Holly McClay spoke to the idea that each member of the Class of 2017 began their school careers with different plans. Many of those plans have changed. “But,” said McClay, “one concept has remained consistent: we still have hopes and desires for our future. Whether our future plans consist of working, going to college, or serving our country, this is a new step for each of us.”
“When I believe in myself through my confidence in Jesus Christ, I achieve so much more. Very frequently, our worst enemy is ourselves. We want to go after a goal, but our mindset restricts us. I challenge you to improve your mindset about yourself. Believe that you are good enough and that you can achieve your hopes and desires.”
Valedictorian Rachel Tumbelson guided the huge crowd of parents, families and supporters through many memories of the Class of 2017, touching on “simple, yet valuable lessons” from each.
“Microwaving s’mores at Camp Skeeter taught us that our limitations [fire] do not restrict what we can accomplish. Our second-grade inventor projects showed us that anyone is capable of making a difference. Our Ohio Achievement Tests taught us how to deal with pressure. In fourth grade, we learned it was probably not a good idea to pull people’s chairs out when they were about to sit down, and we faced a few playground injuries. This dangerous year taught us that our bodies are not invincible.”
Tumbelson acknowledged the challenges of the middle-school years, with a nod to how quickly things can change, just when they seem to be going smoothly. “Most of us experienced our first slow dance, boyfriend or girlfriend, and break up–all in about the span of a week. But, middle school was also the time to find yourself. For most of us, this is still a daily struggle,” she said, urging her classmates to dig deeper and continue to discover themselves.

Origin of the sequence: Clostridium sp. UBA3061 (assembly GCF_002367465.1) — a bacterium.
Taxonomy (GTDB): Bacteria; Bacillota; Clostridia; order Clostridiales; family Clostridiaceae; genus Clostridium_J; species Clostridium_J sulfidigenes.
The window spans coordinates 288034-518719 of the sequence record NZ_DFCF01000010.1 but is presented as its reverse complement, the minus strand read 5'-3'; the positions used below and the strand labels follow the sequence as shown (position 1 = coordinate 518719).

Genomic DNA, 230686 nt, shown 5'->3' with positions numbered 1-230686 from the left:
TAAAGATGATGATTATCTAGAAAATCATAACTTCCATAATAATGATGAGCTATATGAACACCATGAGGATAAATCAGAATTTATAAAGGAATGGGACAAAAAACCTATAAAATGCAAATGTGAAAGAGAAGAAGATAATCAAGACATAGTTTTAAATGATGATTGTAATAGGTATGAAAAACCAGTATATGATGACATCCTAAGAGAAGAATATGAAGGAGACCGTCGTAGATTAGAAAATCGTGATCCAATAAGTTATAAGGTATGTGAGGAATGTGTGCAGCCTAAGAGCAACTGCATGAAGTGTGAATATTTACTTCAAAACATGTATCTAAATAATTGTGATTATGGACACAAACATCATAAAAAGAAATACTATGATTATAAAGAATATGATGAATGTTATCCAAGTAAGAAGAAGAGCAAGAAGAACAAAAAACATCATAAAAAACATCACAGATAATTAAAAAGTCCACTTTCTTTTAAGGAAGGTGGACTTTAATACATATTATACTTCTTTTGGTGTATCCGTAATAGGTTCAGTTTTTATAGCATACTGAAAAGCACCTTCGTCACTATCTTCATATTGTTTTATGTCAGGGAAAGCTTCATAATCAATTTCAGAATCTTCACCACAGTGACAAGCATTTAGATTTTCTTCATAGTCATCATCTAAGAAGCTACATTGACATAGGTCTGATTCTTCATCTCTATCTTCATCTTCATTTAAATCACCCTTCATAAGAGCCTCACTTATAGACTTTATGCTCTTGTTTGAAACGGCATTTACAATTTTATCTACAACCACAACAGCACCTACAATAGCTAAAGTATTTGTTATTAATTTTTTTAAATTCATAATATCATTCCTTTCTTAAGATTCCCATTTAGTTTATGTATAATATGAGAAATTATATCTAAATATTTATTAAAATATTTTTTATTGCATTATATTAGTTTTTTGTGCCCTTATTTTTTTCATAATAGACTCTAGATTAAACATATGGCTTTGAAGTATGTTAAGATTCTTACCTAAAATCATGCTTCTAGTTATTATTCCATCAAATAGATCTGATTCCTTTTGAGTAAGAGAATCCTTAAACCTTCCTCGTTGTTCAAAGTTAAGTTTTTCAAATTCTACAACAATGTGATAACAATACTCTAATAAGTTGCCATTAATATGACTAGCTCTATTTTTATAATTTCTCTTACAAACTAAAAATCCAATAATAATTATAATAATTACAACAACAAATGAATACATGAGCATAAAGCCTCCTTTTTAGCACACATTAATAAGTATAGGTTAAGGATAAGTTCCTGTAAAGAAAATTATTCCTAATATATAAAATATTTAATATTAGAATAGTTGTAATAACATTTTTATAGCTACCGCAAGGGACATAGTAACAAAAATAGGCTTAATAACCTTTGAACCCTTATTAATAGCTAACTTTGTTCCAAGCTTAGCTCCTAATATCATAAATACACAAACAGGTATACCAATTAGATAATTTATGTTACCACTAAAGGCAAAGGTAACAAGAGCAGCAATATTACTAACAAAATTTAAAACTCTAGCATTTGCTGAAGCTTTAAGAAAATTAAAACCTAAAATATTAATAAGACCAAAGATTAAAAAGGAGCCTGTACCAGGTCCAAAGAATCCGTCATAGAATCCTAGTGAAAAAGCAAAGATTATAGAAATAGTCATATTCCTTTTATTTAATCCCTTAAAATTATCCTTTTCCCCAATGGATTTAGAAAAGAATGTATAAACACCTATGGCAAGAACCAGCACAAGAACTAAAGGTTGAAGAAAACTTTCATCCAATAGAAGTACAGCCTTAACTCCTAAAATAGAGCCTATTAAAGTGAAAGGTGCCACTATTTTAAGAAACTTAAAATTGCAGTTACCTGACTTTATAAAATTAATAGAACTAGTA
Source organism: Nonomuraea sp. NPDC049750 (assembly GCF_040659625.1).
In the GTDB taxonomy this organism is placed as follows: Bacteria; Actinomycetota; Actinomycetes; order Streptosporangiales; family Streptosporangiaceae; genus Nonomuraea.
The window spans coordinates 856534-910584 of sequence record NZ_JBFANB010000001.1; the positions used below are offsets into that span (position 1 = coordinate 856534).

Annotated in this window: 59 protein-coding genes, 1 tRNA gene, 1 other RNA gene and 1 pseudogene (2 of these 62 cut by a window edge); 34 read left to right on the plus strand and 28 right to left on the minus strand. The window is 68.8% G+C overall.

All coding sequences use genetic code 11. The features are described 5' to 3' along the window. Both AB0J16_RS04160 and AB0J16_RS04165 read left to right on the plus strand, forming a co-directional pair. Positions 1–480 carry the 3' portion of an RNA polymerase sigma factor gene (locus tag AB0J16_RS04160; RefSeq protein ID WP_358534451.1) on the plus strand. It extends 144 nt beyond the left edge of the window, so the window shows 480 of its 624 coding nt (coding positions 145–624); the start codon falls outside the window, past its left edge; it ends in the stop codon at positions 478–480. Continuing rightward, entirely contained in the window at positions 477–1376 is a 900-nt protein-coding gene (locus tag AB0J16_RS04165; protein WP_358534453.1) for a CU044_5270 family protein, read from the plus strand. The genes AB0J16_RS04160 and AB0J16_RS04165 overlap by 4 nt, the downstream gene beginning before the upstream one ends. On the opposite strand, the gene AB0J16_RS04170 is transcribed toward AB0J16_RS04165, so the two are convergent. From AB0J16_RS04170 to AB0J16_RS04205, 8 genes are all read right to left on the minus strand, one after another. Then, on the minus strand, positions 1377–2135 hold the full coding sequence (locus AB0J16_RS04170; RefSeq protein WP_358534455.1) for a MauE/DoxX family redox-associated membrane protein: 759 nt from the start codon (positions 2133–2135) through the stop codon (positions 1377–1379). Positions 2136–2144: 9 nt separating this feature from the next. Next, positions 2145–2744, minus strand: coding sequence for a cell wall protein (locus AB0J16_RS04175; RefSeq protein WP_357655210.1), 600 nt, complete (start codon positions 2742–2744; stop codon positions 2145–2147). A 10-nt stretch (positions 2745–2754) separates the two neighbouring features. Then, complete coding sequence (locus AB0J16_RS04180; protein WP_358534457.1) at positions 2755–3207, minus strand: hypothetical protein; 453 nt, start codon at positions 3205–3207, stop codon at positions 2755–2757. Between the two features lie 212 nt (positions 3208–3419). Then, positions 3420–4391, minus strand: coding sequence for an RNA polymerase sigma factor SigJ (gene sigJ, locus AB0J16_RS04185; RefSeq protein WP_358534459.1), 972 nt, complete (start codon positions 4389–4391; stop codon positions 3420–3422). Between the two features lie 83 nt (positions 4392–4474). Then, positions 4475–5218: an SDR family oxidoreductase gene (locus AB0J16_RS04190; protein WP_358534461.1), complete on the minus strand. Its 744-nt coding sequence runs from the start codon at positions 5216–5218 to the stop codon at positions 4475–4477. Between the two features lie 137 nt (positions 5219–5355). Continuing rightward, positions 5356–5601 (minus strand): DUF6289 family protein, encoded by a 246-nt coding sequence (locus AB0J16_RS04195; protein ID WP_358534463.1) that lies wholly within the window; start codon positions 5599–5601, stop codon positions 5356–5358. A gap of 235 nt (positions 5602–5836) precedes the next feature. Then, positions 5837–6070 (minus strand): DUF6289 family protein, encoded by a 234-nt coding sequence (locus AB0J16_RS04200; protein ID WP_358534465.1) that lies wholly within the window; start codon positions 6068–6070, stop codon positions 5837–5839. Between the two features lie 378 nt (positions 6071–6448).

High school taught Tumbelson and her classmates the skills of driving, working a real job, success in sports, managing money, balancing a full schedule, and mentoring younger students.
“As we leave here tonight and enter the big, scary world, there are difficult choices ahead. However, I believe that each of you have been equipped with the right morals and education to excel, wherever this life may take you,” she concluded.
Class President Cassidy Frazier reminded her classmates of whom most helped them get to the final destination of graduation. “…Our family, our friends, our teachers, our administration, our coaches, and everyone else in between. Without every single one of you, we wouldn’t have made it this far. You’ve pushed us to become the best we can be and to reach every single goal we ever set. We couldn’t thank you enough for everything you’ve done.”